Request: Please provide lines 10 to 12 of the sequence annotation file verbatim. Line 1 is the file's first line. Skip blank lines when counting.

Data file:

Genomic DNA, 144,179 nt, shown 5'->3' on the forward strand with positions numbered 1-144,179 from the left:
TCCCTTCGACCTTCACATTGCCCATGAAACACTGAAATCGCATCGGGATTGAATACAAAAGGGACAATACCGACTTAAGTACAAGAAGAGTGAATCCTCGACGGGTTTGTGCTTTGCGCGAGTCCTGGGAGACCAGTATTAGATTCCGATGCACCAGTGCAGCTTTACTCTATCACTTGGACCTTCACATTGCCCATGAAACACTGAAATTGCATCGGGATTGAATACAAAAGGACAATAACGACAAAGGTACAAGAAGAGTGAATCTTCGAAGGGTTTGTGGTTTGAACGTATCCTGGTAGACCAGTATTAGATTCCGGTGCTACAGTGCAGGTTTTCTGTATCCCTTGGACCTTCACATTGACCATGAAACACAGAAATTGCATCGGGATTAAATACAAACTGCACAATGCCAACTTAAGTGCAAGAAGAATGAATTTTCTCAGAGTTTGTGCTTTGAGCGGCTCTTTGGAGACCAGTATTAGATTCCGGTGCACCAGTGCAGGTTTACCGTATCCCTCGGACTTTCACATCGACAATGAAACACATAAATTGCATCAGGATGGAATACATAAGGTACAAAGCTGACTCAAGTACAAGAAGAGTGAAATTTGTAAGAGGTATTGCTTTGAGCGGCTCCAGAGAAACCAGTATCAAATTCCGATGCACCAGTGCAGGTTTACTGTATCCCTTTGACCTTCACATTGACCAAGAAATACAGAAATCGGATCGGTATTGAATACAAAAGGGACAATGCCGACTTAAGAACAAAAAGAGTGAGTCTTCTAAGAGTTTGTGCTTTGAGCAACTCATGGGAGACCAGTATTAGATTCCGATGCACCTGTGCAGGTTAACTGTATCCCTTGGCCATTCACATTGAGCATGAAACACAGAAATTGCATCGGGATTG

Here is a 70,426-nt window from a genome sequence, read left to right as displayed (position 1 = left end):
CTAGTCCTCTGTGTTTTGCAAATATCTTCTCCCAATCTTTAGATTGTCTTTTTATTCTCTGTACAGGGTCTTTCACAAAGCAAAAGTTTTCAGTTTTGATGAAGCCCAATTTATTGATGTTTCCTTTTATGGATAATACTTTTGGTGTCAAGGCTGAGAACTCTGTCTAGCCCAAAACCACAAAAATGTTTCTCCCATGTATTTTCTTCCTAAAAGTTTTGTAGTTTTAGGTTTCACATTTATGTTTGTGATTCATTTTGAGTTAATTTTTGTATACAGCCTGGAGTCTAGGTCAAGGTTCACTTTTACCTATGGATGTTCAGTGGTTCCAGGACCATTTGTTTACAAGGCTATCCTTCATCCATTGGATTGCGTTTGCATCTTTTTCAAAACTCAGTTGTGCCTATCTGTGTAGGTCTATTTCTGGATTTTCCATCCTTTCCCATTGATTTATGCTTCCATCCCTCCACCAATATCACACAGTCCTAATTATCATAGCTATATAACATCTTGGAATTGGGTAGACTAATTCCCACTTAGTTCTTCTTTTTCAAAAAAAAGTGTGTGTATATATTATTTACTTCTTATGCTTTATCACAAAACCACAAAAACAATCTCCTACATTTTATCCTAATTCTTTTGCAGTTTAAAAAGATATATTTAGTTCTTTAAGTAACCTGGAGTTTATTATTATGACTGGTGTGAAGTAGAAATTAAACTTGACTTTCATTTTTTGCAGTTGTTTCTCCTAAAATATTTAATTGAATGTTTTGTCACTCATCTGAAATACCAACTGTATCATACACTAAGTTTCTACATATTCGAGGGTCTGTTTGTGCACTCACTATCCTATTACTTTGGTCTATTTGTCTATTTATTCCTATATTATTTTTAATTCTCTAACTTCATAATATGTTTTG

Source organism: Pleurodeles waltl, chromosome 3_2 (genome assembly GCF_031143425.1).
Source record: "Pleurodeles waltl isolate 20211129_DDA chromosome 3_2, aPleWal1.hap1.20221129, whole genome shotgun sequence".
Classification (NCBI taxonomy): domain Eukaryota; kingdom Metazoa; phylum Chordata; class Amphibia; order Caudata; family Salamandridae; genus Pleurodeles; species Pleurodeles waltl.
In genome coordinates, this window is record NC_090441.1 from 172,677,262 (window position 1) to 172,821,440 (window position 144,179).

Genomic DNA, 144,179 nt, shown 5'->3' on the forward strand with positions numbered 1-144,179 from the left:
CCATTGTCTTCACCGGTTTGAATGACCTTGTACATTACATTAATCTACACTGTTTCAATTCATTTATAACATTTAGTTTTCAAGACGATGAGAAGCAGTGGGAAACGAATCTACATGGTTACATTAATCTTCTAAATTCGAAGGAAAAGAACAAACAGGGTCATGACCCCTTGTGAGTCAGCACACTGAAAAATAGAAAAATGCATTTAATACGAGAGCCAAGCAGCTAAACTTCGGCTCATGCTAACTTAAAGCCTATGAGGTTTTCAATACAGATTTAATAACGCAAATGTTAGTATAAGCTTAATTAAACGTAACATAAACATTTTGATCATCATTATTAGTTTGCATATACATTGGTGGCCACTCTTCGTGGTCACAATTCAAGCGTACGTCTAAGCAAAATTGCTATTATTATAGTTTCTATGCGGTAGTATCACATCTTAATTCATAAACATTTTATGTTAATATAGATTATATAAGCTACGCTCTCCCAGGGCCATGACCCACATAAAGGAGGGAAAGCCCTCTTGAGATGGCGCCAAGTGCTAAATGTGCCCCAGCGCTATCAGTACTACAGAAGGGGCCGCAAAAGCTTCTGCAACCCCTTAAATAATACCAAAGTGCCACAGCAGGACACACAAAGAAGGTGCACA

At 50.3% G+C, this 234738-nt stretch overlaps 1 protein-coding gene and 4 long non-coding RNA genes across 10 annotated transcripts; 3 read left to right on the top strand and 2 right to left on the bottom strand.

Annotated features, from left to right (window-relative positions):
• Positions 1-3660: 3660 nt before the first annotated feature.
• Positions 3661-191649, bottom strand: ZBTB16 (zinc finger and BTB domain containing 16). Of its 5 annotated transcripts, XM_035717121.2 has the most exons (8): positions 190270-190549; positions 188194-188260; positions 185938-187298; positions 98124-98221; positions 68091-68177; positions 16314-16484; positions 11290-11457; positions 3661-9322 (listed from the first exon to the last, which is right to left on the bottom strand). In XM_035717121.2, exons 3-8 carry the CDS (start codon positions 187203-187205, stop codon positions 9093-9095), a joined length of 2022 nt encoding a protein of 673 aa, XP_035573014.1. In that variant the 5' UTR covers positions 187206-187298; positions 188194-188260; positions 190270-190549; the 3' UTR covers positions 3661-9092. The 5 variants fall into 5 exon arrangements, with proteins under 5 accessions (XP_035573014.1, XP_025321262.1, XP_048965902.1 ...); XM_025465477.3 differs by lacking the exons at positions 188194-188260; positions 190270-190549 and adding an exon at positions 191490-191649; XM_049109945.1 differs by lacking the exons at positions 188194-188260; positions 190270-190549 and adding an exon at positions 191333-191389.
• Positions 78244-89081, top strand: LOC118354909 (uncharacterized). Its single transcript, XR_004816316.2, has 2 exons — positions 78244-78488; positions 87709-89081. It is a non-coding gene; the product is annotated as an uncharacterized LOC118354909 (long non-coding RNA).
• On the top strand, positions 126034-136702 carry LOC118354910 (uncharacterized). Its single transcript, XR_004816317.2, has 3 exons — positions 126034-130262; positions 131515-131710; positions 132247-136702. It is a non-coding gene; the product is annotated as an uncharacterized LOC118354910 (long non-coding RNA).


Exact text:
CCATTGTCTTCACCGGTTTGAATGACCTTGTACATTACATTAATCTACACTGTTTCAATTCATTTATAACATTTAGTTTTCAAGACGATGAGAAGCAGTGGGAAACGAATCTACATGGTTACATTAATCTTCTAAATTCGAAGGAAAAGAACAAACAGGGTCATGACCCCTTGTGAGTCAGCACACTGAAAAATAGAAAAATGCATTTAATACGAGAGCCAAGCAGCTAAACTTCGGCTCATGCTAACTTAAAGCCTATGAGGTTTTCAATACAGATTTAATAACGCAAATGTTAGTATAAGCTTAATTAAACGTAACATAAACATTTTGATCATCATTATTAGTTTGCATATACATTGGTGGCCACTCTTCGTGGTCACAATTCAAGCGTACGTCTAAGCAAAATTGCTATTATTATAGTTTCTATGCGGTAGTATCACATCTTAATTCATAAACATTTTATGTTAATATAGATTATATAAGCTACGCTCTCCCAGGGCCATGACCCACATAAAGGAGGGAAAGCCCTCTTGAGATGGCGCCAAGTGCTAAATGTGCCCCAGCGCTATCAGTACTACAGAAGGGGCCGCAAAAGCTTCTGCAACCCCTTAAATAATACCAAAGTGCCACAGCAGGACACACAAAGAAGGTGCACA

At 50.3% G+C, this 234738-nt stretch overlaps 1 protein-coding gene and 4 long non-coding RNA genes across 10 annotated transcripts; 3 read left to right on the top strand and 2 right to left on the bottom strand.

Annotated features, from left to right (window-relative positions):